Saturday, June 14, 2008

Rosewood Case Study: Implications of producing for export to Mexico and other parts of Latin America

Rosewood Case Study: Implications of producing for export to Mexico and other parts of Latin America

A balance between market driven and manufacuring abilities research determines which products will be made available in foreign markets. Product modifications, packaging and reworking to meet local regulations, languages and differences in customer service requirements may simply answer the question based on costs. For many companies the costs out-weigh the benefits.

A simple anecdote may easily illustrate the differences in implications for customer driven versus manufacturing capabilities product placement in foreign markets. In 2004 while living in Busan I was looking for a specific product, a green-glass globed banker's desk lamp. Wandering from market to market and department store to department store it was impossible to find one. There were no varieties of green glass globed lamps anywhere let alone a standard or classic design of a banker's footed lamp. Finally purely by accident I wandered into a building which appeared to be a medium sized department store but upon closer inspection was seven floors of wholey imported Italian furniture.

Resembling a warehouse with retail sales prices displaying similarly repetitive stocks of similarly priced products I was surprised to discover similarly designed lamps, not at all what I was looking for, however of a substitution grade product. Upon closer inspection from shop to shop I was able to find a burnished brass lamp footed with dark burnished marble, nothing like intended purchase, but of a satisfactory price and design. Inspection of other Italian inspired import products recalled quality designs however the materials appeared of inferior workmanship and details finishing were rough-shod. It was difficult to determine original versus possible Chinese forgeries however all prices reflected perceived Italian origin.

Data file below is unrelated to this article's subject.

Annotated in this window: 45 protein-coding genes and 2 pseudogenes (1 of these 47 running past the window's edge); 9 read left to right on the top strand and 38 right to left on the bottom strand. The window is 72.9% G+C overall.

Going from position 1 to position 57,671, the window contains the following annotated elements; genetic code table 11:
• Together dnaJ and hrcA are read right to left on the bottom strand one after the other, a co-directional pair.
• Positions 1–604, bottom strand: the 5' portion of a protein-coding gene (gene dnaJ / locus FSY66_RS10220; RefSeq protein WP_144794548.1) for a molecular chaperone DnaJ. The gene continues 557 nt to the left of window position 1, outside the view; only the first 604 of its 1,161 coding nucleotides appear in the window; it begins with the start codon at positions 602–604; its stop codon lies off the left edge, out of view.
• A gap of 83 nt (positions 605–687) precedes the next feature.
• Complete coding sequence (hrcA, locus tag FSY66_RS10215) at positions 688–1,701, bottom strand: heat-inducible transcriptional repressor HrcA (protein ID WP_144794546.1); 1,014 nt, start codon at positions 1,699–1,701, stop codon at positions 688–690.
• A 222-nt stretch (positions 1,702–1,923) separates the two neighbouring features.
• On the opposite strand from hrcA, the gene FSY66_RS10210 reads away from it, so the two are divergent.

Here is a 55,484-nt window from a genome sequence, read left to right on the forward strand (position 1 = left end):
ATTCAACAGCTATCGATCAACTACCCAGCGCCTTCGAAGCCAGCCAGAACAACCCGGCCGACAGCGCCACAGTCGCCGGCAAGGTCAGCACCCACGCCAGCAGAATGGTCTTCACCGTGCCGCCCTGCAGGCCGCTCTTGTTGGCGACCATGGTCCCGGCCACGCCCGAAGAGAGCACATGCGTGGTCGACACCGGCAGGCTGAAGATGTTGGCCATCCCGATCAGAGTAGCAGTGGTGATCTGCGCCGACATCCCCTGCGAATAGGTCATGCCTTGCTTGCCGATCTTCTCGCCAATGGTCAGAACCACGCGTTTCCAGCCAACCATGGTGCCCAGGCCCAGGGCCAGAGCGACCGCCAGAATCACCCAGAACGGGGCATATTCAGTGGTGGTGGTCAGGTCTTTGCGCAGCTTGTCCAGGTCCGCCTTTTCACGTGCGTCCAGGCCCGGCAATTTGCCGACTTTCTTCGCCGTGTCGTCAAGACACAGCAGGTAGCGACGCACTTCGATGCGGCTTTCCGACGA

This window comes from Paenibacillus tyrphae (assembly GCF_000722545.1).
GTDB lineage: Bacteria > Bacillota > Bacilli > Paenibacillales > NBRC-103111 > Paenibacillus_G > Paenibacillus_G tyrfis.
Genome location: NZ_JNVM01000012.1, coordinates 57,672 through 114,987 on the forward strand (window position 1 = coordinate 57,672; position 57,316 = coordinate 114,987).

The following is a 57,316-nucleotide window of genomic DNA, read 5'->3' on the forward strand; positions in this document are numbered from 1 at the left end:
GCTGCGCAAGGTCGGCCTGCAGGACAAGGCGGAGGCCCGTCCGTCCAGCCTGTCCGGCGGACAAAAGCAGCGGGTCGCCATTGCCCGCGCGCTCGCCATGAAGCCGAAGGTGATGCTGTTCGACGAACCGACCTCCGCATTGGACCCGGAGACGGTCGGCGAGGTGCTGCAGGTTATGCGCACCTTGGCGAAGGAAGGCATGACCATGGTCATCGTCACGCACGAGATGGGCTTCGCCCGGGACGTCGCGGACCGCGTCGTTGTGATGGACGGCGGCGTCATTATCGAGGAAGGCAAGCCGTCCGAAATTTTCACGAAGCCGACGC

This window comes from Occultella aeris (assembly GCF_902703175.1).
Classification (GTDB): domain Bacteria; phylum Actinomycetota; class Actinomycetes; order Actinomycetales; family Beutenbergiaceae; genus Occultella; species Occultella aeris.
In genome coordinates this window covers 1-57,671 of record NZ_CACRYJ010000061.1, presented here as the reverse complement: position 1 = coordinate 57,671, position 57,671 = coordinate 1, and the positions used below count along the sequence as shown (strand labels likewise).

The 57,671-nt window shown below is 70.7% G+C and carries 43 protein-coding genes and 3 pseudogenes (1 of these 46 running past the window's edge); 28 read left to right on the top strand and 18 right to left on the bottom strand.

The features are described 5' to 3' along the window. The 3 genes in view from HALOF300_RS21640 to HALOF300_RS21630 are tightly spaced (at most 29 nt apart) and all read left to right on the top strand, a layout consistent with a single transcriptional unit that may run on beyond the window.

However the questions remain:

Can minimal or no modifications of Rosewood products be made? This will keep costs down especially as new markets may be fraught with cyclical demand, sluggish sales and imitator products which could competitively capture consumer demands. For example, Dunkin' Donuts entry to Korea was soon followed by public market sold competitor products with imitation donuts inside a similarly coloured and styled box with the label, "Donald Donuts" for a fraction of the price.

Will current inventory management systems be able to supply the new market or will costly adjustments need to be made to production and supply chain demands? The ongoing beef saga regarding US sourced beef products as recently as two years ago required all beef imported from the US be devoid of bone fragments, which in US and Canadian meat processing facilities, may be impossible to support economically. One tiny centemes long fragment was found in a shipment a couple of years ago causing an entire quarantine of the entire flash frozen meat shipment (I for one would have gladly eaten of this cowed product).

Can necessary market modifications be made with current production and manufacturing technology? Following the Italian furniture encounter I wrote to Bass River Chairs to enquire after their export markets in Asia convinced they produce a better product. Their reply was that their facilities could not support exports, it had been tried before, and it was a fiasco. Bass River Chairs has since gone bankrupt.